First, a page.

Mr. Donut mixes an array of traditional Japanese flavors into a new lineup of irresistible sweets.
They say the only constant in life is change, and if you’re of the perfectly logical opinion that donuts are life, that means change is only constant in donuts as well. So as we bid farewell to one collaboration between Japanese donut chain Mr. Donut and Kyoto matcha merchant Gion Tsujiri, the two companies are already teaming up to deliver a second batch of tempting treats with holes in the middle.
This new selection is dubbed the Tsuya Matcha, or “Glossy Green Tea,” lineup, and the star of the show lives up to the name with a captivatingly beautiful and unique look.
The 180-yen (US$1.75) Fuwamochi Uji Matcha Kuromitsu almost looks like a piece of exquisite ceramic art or lacquerware. The color and luster are thanks to the two-ingredient glaze, which has a matcha chocolate coating around a kuromitsu (brown sugar syrup) core topping a soft and chewy donut. Like with all six of the newest donuts, Tsujiri green tea powder is kneaded into the dough before baking.
Similarly stylish is the Fuwamochi Uji Matcha Green Tea and Kinako Whipped Cream (200 yen), with a creamy filling flavored with green tea and kinako (sweet roasted soybean powder) plus a white chocolate/kuromitsu glaze.
There’s also the understated elegance of the Fuwamochi Uji Matcha Azuki Mochi (200 yen) with a filling of mochi and azuki (sweet red bean paste).
Mr. Donut’s always-popular Pon de Ring series is part of the team-up too, starting with the Pon De Ring Uji Matcha (160 yen) which gets straight …continue reading
We taste-test the new high-protein, low-carb version of the instant ramen king.
At its core, what makes dieting difficult is that it usually involves some combination of giving up foods that are convenient and delicious for ones that aren’t. So you’d think that instant ramen would be at the top of the list of natural enemies of people trying to improve their eating habits.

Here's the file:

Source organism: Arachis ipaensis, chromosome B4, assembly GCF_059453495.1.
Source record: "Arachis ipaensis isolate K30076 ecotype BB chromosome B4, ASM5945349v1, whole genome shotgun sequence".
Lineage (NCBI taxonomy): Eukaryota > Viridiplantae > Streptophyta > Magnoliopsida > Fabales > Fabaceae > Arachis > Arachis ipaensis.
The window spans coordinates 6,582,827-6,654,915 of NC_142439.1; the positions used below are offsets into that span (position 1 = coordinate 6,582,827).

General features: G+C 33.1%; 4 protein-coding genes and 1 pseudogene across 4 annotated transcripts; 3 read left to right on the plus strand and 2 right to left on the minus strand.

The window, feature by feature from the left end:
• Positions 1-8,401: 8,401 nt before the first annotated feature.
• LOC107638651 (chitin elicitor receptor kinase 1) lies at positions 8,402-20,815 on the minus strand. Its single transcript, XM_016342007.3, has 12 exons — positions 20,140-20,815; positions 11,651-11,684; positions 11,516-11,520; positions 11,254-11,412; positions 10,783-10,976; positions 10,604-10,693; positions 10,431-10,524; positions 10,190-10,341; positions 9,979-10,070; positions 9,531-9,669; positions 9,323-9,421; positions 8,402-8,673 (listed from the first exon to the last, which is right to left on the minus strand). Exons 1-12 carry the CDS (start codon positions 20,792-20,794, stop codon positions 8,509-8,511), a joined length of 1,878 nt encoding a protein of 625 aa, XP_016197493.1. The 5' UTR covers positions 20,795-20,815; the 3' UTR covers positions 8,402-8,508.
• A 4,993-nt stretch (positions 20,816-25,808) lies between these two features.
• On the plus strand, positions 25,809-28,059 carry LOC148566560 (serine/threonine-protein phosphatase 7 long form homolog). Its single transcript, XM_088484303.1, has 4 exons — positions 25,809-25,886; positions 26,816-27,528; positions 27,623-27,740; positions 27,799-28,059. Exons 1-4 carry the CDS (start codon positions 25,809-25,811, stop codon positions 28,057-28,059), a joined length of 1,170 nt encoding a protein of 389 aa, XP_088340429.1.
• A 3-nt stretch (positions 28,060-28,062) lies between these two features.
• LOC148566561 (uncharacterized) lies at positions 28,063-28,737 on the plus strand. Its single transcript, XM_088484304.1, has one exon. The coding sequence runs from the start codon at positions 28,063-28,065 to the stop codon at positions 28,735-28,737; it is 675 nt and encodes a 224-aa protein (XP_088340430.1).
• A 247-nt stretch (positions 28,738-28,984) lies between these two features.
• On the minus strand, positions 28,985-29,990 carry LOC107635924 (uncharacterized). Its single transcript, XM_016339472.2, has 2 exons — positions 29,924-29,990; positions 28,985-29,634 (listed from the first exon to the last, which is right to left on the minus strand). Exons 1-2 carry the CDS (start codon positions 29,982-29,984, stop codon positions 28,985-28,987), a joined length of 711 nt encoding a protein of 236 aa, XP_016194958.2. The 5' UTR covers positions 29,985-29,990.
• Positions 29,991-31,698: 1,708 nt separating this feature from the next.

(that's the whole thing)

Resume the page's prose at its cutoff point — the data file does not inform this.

And yet, Cup Noodle maker Nissin has come up with a way it claims will let us have our ramen and eat it too. Its new Cup Noodle Pro doesn’t stand for “professional,” but for “protein,” and the company promises that it delivers the familiar and enticing Cup Noodle flavors with extra protein and far fewer carbs. So to see if they kept that promise, we went out and picked up some Cup Noodle Pro as soon as it went on sale this week, and set up a side-by-side comparison taste test with regular Cup Noodle.
A cup of Cup Noodle Pro is boosted up to 15 grams of protein thanks to an enhanced version of Nissin’s “mystery meat” (as it calls the pork/soy mix) with 1.8 times the protein of the regular Cup Noodle’s. Meanwhile, the Cup Noodle Pro’s noodles are made with a special three-layer frying method that cuts their carbohydrate count roughly in half, for a total of 15.3 grams of carbs in the soy sauce broth/original-flavor Cup Noodle Pro and 18.2 in the Seafood Cup Noodle Pro. On the cost side, there’s a tiny premium for Cup Noodle Pro, which costs 206 yen (US$2) instead of the 193 yen for regular Cup Noodle.
OK, now that we’ve got the numerical data out of the way, let’s get down …continue reading
Out of hundreds of different sake brands, which ones came out on top?
Japanese sake is renowned worldwide for its richness and complex taste profile. However, despite the all-you-can-drink sake happenings in Tokyo, it can be daunting for first-timers to enter the world of Japanese sake. Maybe you want to try them all or maybe you only want to try the best brands, which leads to the question: what are the best Japanese sake brands?
Voice Note, a polling site, recently held a survey on which brand of sake folks like to drink the most. Votes were tallied and in-depth opinions were collected from 945 individuals who drink habitually. Without further ado, here’s the top 10 most popular Japanese sake brands:
10. Maru (Hakutsuru Sake Brewery)
9. Nihon Sakari (Nihon Sakari Co.)
8. Sho Chiku Bai (Takara Shuzo)
7. Koshi no Kanbai (Ishimoto Sake Brewery)
6. Gekkeikan (Gekkeikan Sake Company)
5. Kiku-Masamune (Kiku-Masamune Sake Brewery)
Starting in more detail from spot number five we have Kiku-Masamune, a sake from Kiku-Masamune Sake Brewery based in Hyogo Prefecture. Brewed with locally grown rice and spring water from Hyogo Prefecture’s iconic Mount Rokko, Kiku-Masamune sake has an overall well-rounded taste with undertones of Yoshino cedar. Neither too sharp nor light, one of the sake’s appeal points is also how well it complements the lighter dishes of Japanese cuisine, such as soba or sashimi.